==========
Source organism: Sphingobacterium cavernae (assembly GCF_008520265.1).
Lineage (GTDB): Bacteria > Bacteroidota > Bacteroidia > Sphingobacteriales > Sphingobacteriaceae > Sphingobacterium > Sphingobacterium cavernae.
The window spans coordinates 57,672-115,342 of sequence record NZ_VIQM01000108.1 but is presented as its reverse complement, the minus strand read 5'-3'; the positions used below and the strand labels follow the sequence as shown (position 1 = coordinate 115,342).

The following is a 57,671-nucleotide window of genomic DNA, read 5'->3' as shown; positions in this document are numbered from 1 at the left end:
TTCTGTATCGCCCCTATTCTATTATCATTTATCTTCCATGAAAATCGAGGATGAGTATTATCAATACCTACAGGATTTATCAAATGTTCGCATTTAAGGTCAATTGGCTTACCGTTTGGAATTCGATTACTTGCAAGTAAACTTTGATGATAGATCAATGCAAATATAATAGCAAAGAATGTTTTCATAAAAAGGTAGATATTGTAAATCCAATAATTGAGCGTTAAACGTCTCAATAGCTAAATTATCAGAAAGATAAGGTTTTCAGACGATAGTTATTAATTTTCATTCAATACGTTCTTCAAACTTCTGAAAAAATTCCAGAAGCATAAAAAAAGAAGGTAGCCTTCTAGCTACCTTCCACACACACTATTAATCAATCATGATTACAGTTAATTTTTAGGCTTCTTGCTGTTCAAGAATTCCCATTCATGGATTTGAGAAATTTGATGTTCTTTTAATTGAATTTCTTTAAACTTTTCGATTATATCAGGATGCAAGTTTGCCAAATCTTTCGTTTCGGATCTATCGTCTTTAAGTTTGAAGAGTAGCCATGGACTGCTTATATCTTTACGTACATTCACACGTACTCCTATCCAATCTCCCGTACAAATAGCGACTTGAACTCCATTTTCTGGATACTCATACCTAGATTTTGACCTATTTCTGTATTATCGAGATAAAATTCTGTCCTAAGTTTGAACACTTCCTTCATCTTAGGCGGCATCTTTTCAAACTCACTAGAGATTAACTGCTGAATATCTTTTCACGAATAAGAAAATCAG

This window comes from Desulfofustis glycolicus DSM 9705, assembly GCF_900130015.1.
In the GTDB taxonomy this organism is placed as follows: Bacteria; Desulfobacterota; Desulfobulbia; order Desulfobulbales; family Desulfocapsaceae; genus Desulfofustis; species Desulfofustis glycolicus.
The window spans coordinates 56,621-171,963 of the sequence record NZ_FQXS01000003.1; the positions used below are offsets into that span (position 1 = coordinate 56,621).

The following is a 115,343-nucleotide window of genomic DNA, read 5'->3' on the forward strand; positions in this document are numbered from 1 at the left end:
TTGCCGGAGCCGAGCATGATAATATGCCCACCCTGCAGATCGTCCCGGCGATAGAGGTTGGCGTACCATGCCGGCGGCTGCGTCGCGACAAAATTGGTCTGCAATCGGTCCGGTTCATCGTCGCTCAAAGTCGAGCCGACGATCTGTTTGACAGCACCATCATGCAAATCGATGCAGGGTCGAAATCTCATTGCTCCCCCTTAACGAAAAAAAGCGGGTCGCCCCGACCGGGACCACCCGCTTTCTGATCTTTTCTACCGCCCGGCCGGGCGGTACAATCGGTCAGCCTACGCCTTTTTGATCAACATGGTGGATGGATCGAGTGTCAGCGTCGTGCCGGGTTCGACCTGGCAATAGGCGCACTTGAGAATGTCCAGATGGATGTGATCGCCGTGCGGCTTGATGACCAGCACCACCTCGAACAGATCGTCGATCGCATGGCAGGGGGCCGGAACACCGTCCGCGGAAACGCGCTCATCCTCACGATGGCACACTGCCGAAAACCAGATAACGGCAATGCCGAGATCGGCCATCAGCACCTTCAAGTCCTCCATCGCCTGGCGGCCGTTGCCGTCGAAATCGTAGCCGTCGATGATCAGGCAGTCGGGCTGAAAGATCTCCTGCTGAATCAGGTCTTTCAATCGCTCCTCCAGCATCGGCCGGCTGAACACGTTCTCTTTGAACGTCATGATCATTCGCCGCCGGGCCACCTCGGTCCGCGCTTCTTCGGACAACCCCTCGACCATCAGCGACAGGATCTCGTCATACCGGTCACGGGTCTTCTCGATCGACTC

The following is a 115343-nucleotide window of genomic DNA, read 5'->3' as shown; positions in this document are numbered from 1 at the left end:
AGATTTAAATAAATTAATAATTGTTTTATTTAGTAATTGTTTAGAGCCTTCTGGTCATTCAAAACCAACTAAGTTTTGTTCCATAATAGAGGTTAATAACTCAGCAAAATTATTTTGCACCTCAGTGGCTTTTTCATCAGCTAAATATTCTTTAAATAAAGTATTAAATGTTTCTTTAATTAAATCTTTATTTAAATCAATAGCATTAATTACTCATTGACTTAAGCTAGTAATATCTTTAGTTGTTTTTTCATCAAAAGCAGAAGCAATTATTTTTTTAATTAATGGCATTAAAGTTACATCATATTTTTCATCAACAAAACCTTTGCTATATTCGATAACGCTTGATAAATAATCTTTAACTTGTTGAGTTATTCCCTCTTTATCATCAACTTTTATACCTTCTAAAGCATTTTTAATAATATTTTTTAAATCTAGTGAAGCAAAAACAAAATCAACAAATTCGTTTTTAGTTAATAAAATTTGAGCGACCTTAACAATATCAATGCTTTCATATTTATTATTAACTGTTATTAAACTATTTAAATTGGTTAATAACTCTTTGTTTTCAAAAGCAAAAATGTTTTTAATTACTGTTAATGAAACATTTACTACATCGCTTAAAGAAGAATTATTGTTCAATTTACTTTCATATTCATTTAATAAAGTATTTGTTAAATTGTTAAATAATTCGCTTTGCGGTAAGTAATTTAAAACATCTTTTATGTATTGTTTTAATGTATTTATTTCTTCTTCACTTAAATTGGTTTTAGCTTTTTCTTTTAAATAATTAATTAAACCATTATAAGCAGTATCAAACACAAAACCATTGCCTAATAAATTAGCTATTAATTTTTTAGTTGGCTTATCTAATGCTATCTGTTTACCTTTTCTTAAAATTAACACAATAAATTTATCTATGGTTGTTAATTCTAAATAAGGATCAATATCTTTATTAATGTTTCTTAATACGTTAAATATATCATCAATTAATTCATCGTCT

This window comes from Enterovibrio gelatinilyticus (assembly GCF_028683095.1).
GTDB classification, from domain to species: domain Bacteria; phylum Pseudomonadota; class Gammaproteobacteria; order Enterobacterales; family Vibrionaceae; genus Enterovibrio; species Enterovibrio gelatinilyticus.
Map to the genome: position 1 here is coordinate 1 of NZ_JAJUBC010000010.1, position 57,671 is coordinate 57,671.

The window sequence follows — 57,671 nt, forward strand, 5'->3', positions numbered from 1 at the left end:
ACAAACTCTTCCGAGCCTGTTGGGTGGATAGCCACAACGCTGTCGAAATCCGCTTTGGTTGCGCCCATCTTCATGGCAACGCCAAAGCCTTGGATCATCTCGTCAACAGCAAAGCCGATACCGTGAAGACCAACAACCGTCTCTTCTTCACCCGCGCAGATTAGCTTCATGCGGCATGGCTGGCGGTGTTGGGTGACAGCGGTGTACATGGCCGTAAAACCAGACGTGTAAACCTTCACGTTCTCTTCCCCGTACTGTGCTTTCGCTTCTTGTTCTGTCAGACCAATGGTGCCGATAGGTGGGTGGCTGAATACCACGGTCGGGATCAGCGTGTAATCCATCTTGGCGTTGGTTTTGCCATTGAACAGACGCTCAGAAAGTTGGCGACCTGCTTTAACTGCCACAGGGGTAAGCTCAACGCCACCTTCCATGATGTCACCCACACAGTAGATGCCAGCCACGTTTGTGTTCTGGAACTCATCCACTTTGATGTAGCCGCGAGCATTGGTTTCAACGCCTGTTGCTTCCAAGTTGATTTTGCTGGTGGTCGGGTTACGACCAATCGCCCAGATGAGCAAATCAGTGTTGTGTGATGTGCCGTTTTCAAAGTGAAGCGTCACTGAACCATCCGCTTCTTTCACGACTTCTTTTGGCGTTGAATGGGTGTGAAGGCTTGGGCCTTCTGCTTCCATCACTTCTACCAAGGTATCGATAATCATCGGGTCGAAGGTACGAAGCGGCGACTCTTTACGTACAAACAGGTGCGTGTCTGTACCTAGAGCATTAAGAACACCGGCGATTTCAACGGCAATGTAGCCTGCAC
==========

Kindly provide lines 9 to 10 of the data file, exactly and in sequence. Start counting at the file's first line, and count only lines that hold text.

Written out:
The following is a 115,343-nucleotide window of genomic DNA, read 5'->3' on the forward strand; positions in this document are numbered from 1 at the left end:
TTGCCGGAGCCGAGCATGATAATATGCCCACCCTGCAGATCGTCCCGGCGATAGAGGTTGGCGTACCATGCCGGCGGCTGCGTCGCGACAAAATTGGTCTGCAATCGGTCCGGTTCATCGTCGCTCAAAGTCGAGCCGACGATCTGTTTGACAGCACCATCATGCAAATCGATGCAGGGTCGAAATCTCATTGCTCCCCCTTAACGAAAAAAAGCGGGTCGCCCCGACCGGGACCACCCGCTTTCTGATCTTTTCTACCGCCCGGCCGGGCGGTACAATCGGTCAGCCTACGCCTTTTTGATCAACATGGTGGATGGATCGAGTGTCAGCGTCGTGCCGGGTTCGACCTGGCAATAGGCGCACTTGAGAATGTCCAGATGGATGTGATCGCCGTGCGGCTTGATGACCAGCACCACCTCGAACAGATCGTCGATCGCATGGCAGGGGGCCGGAACACCGTCCGCGGAAACGCGCTCATCCTCACGATGGCACACTGCCGAAAACCAGATAACGGCAATGCCGAGATCGGCCATCAGCACCTTCAAGTCCTCCATCGCCTGGCGGCCGTTGCCGTCGAAATCGTAGCCGTCGATGATCAGGCAGTCGGGCTGAAAGATCTCCTGCTGAATCAGGTCTTTCAATCGCTCCTCCAGCATCGGCCGGCTGAACACGTTCTCTTTGAACGTCATGATCATTCGCCGCCGGGCCACCTCGGTCCGCGCTTCTTCGGACAACCCCTCGACCATCAGCGACAGGATCTCGTCATACCGGTCACGGGTCTTCTCGATCGACTC